Some of the causes of rig count will be discussed as I go through the rest of the presentation. Is it because of too much supply? Is it because of not enough demand? Or is it really OPEC and the Saudis that are causing the problem? Really what we want to know, especially if you’re new to the industry, what is the impact on this decline on rig count and crude price on the business? What’s going to happen to me?
Let’s talk about too much supply. I attended Argus Crude Summit in January and an interesting presentation was made by a women from Ponderosa Advisors and it’s in this chart. The left scales is in millions of barrels per day and the bottom scale is the track of both supply and demand since January of 2007. The demand is the blue line and you can see the way it slowly wobbles up from a decline in 2008 at the last financial crisis and the red line is supply. Generally has been below demand giving us fairly tight supply but now, in 2015 you notice that the red line appears to be far above the blue line. This data is obtained from the International Energy Agency or IEA and it covers all of the liquids that are available from an oil well. Crude oil, the natural gas liquids and includes the non-conventional shale oils and tar sands that we’ll talk more about later.
The most important part of this slide is the gap or surplus as of January of 2015 is 1,500,000 to 2,000,000 barrels a day. As we go through the presentation you’ll see this NMBD over and over again. That’s stands for millions of barrels a day. You notice that in the 95,000,000 barrels or so that this is only 1% to 2% that we’re in an over supply situation. One of the key concepts of what is going on in oil and gas as well as other commodities, that small swings in supply and demand lead to huge swings in price.
The next question is do we have enough demand and is this a temporary phenomenon? In this series of charts that I’m going to go through, we’re going to talk about demand the way an economist looks at demand. He or she starts with population. This first column is the population of the major countries in the world in 2012 with India and China leading at between 1.2 and 1.4 billion people. Brazil with 200,000,000. Mexico with 121,000,000 and the US with 314,000,000 people. The next column is the 2012 oil demand, again in NMBD or millions of barrels a day. India has a countrywide demand on 3.6 million barrels a day. China is almost three times at about 10.2 million barrels a day. Brazil at 2.9 almost the same as India. Mexico at 2.0 and the United States was running about 18.5 million barrels a day in 2012.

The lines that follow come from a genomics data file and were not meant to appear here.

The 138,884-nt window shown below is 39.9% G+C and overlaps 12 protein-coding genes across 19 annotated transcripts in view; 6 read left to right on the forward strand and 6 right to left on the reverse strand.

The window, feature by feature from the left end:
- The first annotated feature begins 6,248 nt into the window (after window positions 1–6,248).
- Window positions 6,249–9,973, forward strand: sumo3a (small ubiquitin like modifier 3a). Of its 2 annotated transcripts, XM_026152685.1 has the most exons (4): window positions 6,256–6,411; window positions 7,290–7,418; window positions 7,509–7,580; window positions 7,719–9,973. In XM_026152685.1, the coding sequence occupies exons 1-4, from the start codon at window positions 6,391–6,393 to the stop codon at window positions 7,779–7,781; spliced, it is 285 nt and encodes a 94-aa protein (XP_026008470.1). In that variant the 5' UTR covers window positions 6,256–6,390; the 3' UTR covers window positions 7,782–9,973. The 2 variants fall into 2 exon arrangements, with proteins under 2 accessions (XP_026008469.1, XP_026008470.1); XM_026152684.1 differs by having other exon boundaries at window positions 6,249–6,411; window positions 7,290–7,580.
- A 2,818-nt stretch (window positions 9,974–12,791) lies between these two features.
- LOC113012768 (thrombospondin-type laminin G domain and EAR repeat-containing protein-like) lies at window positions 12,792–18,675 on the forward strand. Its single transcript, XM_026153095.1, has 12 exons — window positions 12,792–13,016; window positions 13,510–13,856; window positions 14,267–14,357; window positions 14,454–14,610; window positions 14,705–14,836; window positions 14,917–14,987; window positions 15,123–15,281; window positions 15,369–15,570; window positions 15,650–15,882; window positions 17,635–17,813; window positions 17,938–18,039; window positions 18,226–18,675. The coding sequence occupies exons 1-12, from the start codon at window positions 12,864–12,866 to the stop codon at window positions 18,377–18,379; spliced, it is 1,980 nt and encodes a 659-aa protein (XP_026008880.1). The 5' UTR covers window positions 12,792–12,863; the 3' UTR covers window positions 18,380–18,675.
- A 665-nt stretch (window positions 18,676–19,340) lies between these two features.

The next chart is quite important. From 2010 to 2012 India’s demand was growing at almost 10%. China’s demand was growing at 13%. Brazil at 8%. Mexico 7.5% and the US demand growth had gone negative as fuel economy, legislation on automobiles and just higher prices led to a decline in US demand.
When an economist looks at demand, he or she takes a look at how much demand is there per person in barrels per year? Again, if you’re brand new to this industry, I want to remind you that a barrel is 42 gallons. In India it is only 1.1 barrels per year, so every person in India is only using somewhere around 50 gallons per year. China is 2.8. Brazil is 5.2. Mexico 6.5 and the US has the biggest demand per person in the world at 21.6. This is not just the large SUVs and pick-up trucks you see driving around the roads in Texas but it includes all the manufacturing, all the industrial business, all of the power plants, anything that oil is supplied to the economy also gets captured in this number.
The most important thing in this slide is that how fast and how far India and China grow? If India and China just get to Mexico’s consumption which is 6.5 barrels per person, per year the industry needs to supply another 50 million barrels per day almost 50% more production than we have in the current global portfolio. So where did the third come from Marty? Over the period from 2010 to 2012 a third of the global demand came from China’s increase as they continued to industrialize their economy.
The third point I want to make a kind of a highlight is, is it really OPEC and the Saudis that are causing the crude price increase? Here’s another third and you’ll learn more about this later, that OPEC is one third of global production. This slide again came from the Argus Conference and was put together by the Center for Global Energy Policy at Columbia. What it rates is the estimated oil price required for a budget break even in 2015 for all the countries that produce oil and gas. Most of these countries energy, oil and gas supplies are their biggest source of revenue so they have to make sure that they’re able to cover their national budgets with a crude price increase. It ranges from the top when this was put together of $184 a barrel needed in Libya to only $54 a barrel needed in Kuwait.
I want to call your attention to Saudi Arabia which when this analysis was conducted, needed $106 per barrel. We don’t have $106 a barrel and the people have said that it’s due to the fact that Saudis have continued to increase production rather than cutting back like they have in years past. Economists have forecast even though Saudi Arabia is not recovering enough of their budget with the current $40 to $50 a barrel range, they have between 5 and 6 years of financial reserves to continue to keep the crude price down.
Let me take a break at this point and see if there are any questions.